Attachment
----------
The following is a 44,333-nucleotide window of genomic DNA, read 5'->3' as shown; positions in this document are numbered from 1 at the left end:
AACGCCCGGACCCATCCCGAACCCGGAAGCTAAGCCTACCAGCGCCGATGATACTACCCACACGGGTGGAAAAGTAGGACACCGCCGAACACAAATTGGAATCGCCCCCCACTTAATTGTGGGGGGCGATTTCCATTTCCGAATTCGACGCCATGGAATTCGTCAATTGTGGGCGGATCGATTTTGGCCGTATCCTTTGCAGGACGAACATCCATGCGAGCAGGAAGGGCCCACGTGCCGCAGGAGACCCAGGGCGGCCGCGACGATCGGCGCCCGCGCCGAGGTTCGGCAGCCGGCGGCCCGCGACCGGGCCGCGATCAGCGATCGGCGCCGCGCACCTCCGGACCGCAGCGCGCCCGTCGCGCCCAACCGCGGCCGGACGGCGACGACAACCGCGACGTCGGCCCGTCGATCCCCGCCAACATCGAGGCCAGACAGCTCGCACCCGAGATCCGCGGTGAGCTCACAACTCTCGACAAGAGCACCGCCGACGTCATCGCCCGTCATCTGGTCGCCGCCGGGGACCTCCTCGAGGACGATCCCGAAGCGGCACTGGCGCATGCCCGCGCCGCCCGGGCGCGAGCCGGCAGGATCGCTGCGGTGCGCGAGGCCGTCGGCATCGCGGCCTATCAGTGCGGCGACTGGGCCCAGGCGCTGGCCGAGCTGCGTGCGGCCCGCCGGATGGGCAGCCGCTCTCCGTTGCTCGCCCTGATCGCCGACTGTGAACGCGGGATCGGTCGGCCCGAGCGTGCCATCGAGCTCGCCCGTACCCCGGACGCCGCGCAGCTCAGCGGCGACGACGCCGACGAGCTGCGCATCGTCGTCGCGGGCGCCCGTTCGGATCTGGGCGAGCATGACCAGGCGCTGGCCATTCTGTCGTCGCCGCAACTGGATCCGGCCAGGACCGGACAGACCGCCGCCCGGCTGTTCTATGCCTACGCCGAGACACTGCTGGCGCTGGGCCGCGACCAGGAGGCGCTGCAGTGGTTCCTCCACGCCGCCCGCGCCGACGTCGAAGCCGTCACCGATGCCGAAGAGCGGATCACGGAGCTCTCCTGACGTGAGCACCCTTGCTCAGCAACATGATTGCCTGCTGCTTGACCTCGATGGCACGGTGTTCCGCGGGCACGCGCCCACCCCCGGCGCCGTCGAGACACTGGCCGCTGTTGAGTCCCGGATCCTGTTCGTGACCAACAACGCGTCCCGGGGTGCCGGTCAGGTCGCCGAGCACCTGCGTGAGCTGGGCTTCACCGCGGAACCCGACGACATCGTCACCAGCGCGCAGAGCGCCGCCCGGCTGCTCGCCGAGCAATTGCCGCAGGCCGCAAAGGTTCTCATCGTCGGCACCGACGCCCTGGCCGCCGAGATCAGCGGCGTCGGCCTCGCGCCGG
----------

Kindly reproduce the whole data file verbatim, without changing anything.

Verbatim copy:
The following is a 44,333-nucleotide window of genomic DNA, read 5'->3' as shown; positions in this document are numbered from 1 at the left end:
AACGCCCGGACCCATCCCGAACCCGGAAGCTAAGCCTACCAGCGCCGATGATACTACCCACACGGGTGGAAAAGTAGGACACCGCCGAACACAAATTGGAATCGCCCCCCACTTAATTGTGGGGGGCGATTTCCATTTCCGAATTCGACGCCATGGAATTCGTCAATTGTGGGCGGATCGATTTTGGCCGTATCCTTTGCAGGACGAACATCCATGCGAGCAGGAAGGGCCCACGTGCCGCAGGAGACCCAGGGCGGCCGCGACGATCGGCGCCCGCGCCGAGGTTCGGCAGCCGGCGGCCCGCGACCGGGCCGCGATCAGCGATCGGCGCCGCGCACCTCCGGACCGCAGCGCGCCCGTCGCGCCCAACCGCGGCCGGACGGCGACGACAACCGCGACGTCGGCCCGTCGATCCCCGCCAACATCGAGGCCAGACAGCTCGCACCCGAGATCCGCGGTGAGCTCACAACTCTCGACAAGAGCACCGCCGACGTCATCGCCCGTCATCTGGTCGCCGCCGGGGACCTCCTCGAGGACGATCCCGAAGCGGCACTGGCGCATGCCCGCGCCGCCCGGGCGCGAGCCGGCAGGATCGCTGCGGTGCGCGAGGCCGTCGGCATCGCGGCCTATCAGTGCGGCGACTGGGCCCAGGCGCTGGCCGAGCTGCGTGCGGCCCGCCGGATGGGCAGCCGCTCTCCGTTGCTCGCCCTGATCGCCGACTGTGAACGCGGGATCGGTCGGCCCGAGCGTGCCATCGAGCTCGCCCGTACCCCGGACGCCGCGCAGCTCAGCGGCGACGACGCCGACGAGCTGCGCATCGTCGTCGCGGGCGCCCGTTCGGATCTGGGCGAGCATGACCAGGCGCTGGCCATTCTGTCGTCGCCGCAACTGGATCCGGCCAGGACCGGACAGACCGCCGCCCGGCTGTTCTATGCCTACGCCGAGACACTGCTGGCGCTGGGCCGCGACCAGGAGGCGCTGCAGTGGTTCCTCCACGCCGCCCGCGCCGACGTCGAAGCCGTCACCGATGCCGAAGAGCGGATCACGGAGCTCTCCTGACGTGAGCACCCTTGCTCAGCAACATGATTGCCTGCTGCTTGACCTCGATGGCACGGTGTTCCGCGGGCACGCGCCCACCCCCGGCGCCGTCGAGACACTGGCCGCTGTTGAGTCCCGGATCCTGTTCGTGACCAACAACGCGTCCCGGGGTGCCGGTCAGGTCGCCGAGCACCTGCGTGAGCTGGGCTTCACCGCGGAACCCGACGACATCGTCACCAGCGCGCAGAGCGCCGCCCGGCTGCTCGCCGAGCAATTGCCGCAGGCCGCAAAGGTTCTCATCGTCGGCACCGACGCCCTGGCCGCCGAGATCAGCGGCGTCGGCCTCGCGCCGG